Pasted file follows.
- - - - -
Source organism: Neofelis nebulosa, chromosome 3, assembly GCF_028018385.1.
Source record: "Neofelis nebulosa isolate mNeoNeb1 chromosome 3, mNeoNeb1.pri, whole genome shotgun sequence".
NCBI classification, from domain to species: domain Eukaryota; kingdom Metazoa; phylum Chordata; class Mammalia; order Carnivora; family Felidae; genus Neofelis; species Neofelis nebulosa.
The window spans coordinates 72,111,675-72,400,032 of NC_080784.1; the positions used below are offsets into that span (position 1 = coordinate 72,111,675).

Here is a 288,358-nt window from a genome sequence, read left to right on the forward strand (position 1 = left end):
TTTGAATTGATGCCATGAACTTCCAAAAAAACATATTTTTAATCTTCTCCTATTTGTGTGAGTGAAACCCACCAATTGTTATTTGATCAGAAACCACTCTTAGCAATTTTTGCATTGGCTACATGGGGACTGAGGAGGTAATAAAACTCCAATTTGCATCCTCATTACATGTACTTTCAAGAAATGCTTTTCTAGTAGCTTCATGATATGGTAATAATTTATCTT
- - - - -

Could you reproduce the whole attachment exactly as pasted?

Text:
Source organism: Neofelis nebulosa, chromosome 3, assembly GCF_028018385.1.
Source record: "Neofelis nebulosa isolate mNeoNeb1 chromosome 3, mNeoNeb1.pri, whole genome shotgun sequence".
NCBI classification, from domain to species: domain Eukaryota; kingdom Metazoa; phylum Chordata; class Mammalia; order Carnivora; family Felidae; genus Neofelis; species Neofelis nebulosa.
The window spans coordinates 72,111,675-72,400,032 of NC_080784.1; the positions used below are offsets into that span (position 1 = coordinate 72,111,675).

Here is a 288,358-nt window from a genome sequence, read left to right on the forward strand (position 1 = left end):
TTTGAATTGATGCCATGAACTTCCAAAAAAACATATTTTTAATCTTCTCCTATTTGTGTGAGTGAAACCCACCAATTGTTATTTGATCAGAAACCACTCTTAGCAATTTTTGCATTGGCTACATGGGGACTGAGGAGGTAATAAAACTCCAATTTGCATCCTCATTACATGTACTTTCAAGAAATGCTTTTCTAGTAGCTTCATGATATGGTAATAATTTATCTT